Referring to FIGS. 6 and 7, there is shown an alternate method of attachment of said string 24 to a post 32. In this case post 32 is anchored in a rectangularly-shaped block 40. Block 40 is provided with an opening or hole 42 into which string 24 is inserted. A set screw 44 is provided to secure string 24 in hole 42 and is rotatable, for example, by means of a hexagonal wrench to tighten the same securely against string 24. As also seen in FIGS. 6 and 7, less than a single revolution of post 26 is also required to tighten string 24 to provide the desired audible pitch.
The embodiment of FIGS. 6 and 7 also permits stringing of a conventional string through block 40. In such case, block 40 is installed first on peg 26. The end of string 24 is threaded through hole 42 and held in a hand-tightened position while set screw 42 is tightened to clamp the string in place. The peg is then rotated a partial turn to tune the string to the desired pitch.
While preferred embodiments of the invention have been described, it is to be understood that other modifications thereof may be made without departing from the spirit and scope of the appended claims.
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|Citing Patent||Filing date||Publication date||Applicant||Title|
|US5522299 *||Jun 7, 1995||Jun 4, 1996||Rose; Floyd D.||Tuning systems for stringed instruments|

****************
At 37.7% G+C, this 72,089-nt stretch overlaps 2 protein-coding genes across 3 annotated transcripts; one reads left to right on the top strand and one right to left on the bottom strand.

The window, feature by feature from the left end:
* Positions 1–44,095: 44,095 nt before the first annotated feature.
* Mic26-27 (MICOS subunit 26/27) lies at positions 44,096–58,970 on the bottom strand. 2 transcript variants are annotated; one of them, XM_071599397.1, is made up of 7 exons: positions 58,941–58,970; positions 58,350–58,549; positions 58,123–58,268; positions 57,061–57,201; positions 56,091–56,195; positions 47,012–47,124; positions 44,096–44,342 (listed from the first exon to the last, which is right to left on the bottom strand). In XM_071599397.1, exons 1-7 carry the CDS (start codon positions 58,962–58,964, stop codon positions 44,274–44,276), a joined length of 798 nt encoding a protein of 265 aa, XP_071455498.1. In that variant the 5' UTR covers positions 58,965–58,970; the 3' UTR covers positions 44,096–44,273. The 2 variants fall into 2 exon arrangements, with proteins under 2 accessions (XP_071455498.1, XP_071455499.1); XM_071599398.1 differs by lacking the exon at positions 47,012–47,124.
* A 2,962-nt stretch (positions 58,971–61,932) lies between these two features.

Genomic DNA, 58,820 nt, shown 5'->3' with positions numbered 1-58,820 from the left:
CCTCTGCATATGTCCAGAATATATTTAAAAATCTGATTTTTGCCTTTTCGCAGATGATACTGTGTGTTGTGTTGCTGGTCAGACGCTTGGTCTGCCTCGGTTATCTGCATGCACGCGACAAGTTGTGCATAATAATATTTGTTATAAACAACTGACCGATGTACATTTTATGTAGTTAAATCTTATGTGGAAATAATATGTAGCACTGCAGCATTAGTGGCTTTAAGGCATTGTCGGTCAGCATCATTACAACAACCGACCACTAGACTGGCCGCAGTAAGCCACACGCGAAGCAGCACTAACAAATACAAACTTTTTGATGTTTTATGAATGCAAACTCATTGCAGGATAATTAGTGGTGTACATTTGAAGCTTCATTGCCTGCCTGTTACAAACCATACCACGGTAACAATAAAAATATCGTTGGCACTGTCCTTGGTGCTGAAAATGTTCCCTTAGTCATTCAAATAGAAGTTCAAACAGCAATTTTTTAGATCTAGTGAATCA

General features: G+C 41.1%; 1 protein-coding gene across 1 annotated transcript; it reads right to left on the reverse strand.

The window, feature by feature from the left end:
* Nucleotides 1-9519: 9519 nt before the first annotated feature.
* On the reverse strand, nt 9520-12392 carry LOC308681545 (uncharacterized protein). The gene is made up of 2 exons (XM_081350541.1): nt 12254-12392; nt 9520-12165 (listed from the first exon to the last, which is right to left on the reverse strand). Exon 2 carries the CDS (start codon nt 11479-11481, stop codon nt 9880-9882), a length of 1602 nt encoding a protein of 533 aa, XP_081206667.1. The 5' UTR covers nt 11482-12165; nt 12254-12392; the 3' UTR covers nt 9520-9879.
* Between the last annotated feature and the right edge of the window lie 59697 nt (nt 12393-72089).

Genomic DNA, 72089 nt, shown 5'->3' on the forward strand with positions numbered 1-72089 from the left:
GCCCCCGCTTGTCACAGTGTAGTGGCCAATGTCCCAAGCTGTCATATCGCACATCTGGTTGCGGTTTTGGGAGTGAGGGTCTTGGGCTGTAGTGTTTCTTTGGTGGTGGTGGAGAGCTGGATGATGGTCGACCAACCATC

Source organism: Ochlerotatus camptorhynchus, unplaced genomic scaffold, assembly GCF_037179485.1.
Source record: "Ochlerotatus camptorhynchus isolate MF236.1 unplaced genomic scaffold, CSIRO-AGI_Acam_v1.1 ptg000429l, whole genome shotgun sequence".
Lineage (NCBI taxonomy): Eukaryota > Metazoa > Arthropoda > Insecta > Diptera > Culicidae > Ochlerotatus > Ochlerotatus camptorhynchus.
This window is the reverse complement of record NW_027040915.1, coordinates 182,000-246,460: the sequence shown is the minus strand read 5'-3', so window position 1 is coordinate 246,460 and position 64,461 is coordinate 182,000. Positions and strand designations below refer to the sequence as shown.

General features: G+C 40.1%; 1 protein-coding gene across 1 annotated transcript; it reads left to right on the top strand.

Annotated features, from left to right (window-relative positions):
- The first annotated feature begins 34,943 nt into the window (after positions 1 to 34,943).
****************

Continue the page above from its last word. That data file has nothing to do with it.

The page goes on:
|US5537907 *||Jun 7, 1995||Jul 23, 1996||Rose; Floyd D.||Tuning systems for stringed instruments|
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|US7335830||Aug 10, 2005||Feb 26, 2008||Kenneth William Box||Method and device for attaching a musical instrument string to a musical instrument tuning peg|
|US8153872 *||Oct 25, 2010||Apr 10, 2012||John Ward||String keeper device for stringed musical instruments|
|US8536430||Jan 13, 2010||Sep 17, 2013||Geoffrey McCabe||Fine tuning means for fulcrum tremolo|
|US9123312||Feb 22, 2012||Sep 1, 2015||Geoffrey Lee McCabe||Tuning mechanisms|
|US9343047||Apr 17, 2013||May 17, 2016||William Gray||High performance guitar bridge pins|
|US9484007||Nov 18, 2015||Nov 1, 2016||Geoffrey Lee McCabe||Tremolo stop tuner and tremolo stabilizer|
|US9595245||Apr 28, 2015||Mar 14, 2017||Geoffrey Lee McCabe||Locking bearing mechanisms for fulcrum tremolo|
|US9734804||Oct 11, 2015||Aug 15, 2017||Geoffrey Lee McCabe||Drop tuner for fulcrum tremolo|
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|U.S. Classification||84/297.00R, 84/199, 84/297.00S|
|Apr 28, 1998||FPAY||Fee payment|
Year of fee payment: 4
|Jun 13, 2002||FPAY||Fee payment|
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|Jun 28, 2006||REMI||Maintenance fee reminder mailed|
|Dec 11, 2006||SULP||Surcharge for late payment|
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|Dec 11, 2006||FPAY||Fee payment|
Year of fee payment: 12